Interview with Judge John Minor Wisdom


Judge John Minor Wisdom:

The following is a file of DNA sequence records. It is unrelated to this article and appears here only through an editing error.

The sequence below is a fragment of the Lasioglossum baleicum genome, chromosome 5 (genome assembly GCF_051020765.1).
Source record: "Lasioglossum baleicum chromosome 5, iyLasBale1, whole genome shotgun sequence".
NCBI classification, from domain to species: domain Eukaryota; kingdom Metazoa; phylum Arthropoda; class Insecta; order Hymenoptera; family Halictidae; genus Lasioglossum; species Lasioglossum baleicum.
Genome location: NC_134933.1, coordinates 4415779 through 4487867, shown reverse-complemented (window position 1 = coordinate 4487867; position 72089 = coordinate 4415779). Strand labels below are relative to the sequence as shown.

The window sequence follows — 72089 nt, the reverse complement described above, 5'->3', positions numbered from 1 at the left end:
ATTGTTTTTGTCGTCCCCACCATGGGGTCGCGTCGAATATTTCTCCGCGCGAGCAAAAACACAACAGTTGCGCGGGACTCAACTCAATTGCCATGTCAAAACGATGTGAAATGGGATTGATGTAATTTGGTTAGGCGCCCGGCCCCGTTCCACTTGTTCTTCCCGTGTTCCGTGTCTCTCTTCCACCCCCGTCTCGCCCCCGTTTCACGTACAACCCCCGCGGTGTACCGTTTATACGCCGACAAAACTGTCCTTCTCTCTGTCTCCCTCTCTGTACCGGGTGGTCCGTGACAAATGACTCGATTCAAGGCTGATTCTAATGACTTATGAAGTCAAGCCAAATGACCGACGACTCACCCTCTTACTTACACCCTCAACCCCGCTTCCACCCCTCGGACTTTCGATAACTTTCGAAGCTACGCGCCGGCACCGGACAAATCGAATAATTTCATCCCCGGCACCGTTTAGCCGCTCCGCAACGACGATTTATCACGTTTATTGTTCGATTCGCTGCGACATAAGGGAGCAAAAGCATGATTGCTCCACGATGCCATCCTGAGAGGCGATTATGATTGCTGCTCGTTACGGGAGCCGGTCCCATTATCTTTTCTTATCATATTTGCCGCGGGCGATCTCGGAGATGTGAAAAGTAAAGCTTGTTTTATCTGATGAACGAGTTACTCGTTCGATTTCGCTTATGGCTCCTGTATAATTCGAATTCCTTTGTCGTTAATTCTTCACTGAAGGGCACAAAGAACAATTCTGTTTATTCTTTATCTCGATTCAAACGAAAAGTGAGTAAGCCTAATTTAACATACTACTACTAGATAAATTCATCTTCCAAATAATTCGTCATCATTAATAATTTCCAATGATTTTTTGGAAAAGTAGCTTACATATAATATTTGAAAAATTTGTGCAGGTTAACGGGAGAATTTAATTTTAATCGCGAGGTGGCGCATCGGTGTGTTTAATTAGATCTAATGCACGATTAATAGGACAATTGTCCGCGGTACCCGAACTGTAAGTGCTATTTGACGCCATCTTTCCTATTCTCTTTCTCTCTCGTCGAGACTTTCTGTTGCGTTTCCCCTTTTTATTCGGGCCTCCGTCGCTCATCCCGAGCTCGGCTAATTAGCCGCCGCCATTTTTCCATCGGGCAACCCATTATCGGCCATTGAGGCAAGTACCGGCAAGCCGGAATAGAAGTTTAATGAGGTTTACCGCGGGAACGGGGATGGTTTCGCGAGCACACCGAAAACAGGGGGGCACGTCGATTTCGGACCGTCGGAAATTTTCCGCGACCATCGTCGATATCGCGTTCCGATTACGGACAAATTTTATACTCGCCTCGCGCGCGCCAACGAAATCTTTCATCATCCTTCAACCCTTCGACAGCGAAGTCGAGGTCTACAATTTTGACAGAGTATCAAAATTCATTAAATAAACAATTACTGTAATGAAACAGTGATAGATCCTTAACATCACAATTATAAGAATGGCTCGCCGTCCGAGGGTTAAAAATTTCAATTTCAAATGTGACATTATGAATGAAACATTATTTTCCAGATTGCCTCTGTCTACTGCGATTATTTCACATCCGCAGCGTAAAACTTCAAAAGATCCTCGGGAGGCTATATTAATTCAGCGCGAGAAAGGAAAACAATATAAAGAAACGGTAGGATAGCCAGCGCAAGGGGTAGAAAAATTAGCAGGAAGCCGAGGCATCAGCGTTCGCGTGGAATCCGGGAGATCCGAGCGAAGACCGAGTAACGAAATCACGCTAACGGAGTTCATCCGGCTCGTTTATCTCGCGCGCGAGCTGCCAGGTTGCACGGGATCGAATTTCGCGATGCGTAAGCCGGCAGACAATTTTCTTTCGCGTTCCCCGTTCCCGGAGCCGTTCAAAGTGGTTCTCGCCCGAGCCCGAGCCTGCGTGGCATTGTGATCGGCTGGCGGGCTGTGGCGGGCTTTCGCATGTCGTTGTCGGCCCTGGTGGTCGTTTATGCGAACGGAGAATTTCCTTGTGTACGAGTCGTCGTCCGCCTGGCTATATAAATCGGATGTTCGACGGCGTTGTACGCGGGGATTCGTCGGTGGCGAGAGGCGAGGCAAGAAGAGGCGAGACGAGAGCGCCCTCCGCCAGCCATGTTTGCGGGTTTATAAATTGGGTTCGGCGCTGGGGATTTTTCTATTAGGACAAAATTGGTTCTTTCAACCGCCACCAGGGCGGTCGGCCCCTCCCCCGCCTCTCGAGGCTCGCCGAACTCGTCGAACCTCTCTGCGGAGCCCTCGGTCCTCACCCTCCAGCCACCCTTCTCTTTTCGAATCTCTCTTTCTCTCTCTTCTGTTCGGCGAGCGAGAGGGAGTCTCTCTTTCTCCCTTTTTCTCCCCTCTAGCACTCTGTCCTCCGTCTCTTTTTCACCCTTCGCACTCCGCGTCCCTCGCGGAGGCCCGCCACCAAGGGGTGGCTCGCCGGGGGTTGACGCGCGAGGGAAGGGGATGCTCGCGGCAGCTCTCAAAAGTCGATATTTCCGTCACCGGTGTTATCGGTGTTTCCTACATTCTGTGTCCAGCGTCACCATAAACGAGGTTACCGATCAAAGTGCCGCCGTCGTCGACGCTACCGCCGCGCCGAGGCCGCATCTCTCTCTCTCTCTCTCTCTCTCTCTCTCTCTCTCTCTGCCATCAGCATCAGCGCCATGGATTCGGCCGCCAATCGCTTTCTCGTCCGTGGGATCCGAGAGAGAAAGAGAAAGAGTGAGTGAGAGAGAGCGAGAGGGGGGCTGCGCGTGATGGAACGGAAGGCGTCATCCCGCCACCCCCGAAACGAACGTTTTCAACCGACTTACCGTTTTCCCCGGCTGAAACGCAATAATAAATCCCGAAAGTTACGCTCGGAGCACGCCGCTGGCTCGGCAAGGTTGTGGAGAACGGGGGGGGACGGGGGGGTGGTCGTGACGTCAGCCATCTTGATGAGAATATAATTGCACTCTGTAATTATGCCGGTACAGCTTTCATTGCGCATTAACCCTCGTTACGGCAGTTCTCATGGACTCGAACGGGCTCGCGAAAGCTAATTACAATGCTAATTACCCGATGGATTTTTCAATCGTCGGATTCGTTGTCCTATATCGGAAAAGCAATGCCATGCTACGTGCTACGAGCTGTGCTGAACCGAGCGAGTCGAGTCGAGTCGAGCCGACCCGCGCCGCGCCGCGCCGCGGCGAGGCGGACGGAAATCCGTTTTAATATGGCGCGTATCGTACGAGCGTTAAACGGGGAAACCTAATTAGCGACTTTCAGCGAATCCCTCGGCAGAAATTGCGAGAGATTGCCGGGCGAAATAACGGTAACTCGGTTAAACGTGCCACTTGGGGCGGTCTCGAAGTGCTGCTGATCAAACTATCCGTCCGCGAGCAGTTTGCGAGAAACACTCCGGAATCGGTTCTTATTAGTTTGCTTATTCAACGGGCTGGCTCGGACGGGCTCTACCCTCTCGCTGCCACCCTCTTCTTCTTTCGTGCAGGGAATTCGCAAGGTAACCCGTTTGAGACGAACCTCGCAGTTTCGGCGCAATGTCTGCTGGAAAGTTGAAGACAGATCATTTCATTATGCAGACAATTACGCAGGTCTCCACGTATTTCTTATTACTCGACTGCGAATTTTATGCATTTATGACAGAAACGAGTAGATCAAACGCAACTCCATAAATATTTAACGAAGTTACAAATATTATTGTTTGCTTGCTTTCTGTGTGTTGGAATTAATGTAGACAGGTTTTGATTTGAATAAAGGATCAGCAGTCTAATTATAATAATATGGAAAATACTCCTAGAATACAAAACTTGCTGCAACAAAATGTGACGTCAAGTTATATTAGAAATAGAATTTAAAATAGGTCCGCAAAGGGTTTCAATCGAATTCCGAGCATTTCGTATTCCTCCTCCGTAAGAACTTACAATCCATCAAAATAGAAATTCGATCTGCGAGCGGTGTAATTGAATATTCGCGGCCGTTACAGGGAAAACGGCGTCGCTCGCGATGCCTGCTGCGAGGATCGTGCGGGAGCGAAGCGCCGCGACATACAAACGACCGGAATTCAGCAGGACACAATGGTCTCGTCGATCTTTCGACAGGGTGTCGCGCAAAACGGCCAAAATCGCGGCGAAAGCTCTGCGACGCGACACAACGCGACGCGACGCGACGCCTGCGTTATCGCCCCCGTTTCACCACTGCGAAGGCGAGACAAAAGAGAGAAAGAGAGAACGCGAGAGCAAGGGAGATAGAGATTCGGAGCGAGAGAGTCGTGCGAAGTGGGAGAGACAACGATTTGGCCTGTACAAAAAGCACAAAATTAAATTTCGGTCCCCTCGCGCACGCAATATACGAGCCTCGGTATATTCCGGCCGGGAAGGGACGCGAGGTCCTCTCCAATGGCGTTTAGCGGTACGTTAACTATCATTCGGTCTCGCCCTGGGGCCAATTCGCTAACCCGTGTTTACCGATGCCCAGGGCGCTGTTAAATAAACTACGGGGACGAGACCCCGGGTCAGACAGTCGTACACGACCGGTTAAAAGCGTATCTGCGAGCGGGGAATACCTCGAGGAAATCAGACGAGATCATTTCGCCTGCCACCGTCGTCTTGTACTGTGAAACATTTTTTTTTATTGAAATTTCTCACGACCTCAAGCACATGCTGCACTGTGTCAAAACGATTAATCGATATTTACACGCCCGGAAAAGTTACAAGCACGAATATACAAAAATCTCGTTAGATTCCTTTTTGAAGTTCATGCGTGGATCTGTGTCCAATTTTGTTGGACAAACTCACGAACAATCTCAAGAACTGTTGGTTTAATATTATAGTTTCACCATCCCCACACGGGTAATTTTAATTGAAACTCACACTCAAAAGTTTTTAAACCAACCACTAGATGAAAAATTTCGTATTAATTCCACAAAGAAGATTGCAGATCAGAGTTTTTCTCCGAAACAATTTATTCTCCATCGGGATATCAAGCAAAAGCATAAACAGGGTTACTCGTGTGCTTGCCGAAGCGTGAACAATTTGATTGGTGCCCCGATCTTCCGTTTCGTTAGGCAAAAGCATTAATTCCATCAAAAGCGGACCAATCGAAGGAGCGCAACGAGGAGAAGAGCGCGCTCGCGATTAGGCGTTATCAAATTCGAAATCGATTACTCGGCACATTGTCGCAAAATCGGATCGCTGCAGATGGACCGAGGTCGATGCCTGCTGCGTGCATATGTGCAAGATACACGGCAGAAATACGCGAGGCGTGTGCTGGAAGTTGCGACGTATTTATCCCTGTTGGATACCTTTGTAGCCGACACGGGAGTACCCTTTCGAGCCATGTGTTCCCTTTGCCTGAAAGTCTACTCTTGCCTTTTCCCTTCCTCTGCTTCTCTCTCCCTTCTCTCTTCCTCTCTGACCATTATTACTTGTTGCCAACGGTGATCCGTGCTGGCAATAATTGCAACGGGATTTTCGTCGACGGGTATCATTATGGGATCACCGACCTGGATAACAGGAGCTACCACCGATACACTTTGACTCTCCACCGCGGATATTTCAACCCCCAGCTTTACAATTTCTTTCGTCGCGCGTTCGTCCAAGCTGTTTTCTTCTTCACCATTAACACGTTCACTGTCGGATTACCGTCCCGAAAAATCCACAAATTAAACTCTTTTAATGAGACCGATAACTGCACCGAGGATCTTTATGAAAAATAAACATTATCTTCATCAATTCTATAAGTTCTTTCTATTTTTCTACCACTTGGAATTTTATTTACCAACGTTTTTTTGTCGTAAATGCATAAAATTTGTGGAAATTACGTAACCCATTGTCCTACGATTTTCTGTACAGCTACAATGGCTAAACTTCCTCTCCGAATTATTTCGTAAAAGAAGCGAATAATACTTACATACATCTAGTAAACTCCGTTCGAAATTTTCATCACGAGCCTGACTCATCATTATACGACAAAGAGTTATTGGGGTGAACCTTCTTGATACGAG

I'll be glad to do that. Shall I start now? Some of the people who were key figures in the Meredith case were very interesting. I think Mrs. Motley for example was especially interesting. I have not followed her career very closely as a judge, but she was a very able trial advocate and very able advocate, appellate advocate. And she was exposed to severe pressures, my recollection is that, is that Judge Meyers called, would only call her by her first name. And she handled herself with great dignity and ability in the argument of the case before us. I think it was outstanding. She was a striking looking woman, she was bronze. She was more bronze than black or brown. I guess its because she's either Jamaican or from one of the Islands. Anyway, she was a striking figure and she handled herself well under difficult questioning. And she certainly handled Meyers, I though with deference, or in adverse circumstances. Now this most important, one of the most significant figures and the guy for whom I have the greatest respect is John Door. John Door was an assistant to Burt Marshall and later succeeded him as head of the civil rights division. John Door worked indefatigably. And he was always well prepared. And just to, a delight to have in one's court. But the thing I'll never forget is a TV shot of John Door in his shirtsleeves when there were two mobs approaching. One from this side and one from the other side, and John Door coming out like, coming out like this in his shirtsleeves, confronting both mobs. And they didn't have any violence. I think of that quite often. But I think of also John's diligence, and his ability to pick good associates; Bob Owen, a blind guy who is a judge now in Washington, I've forgotten his name and many others.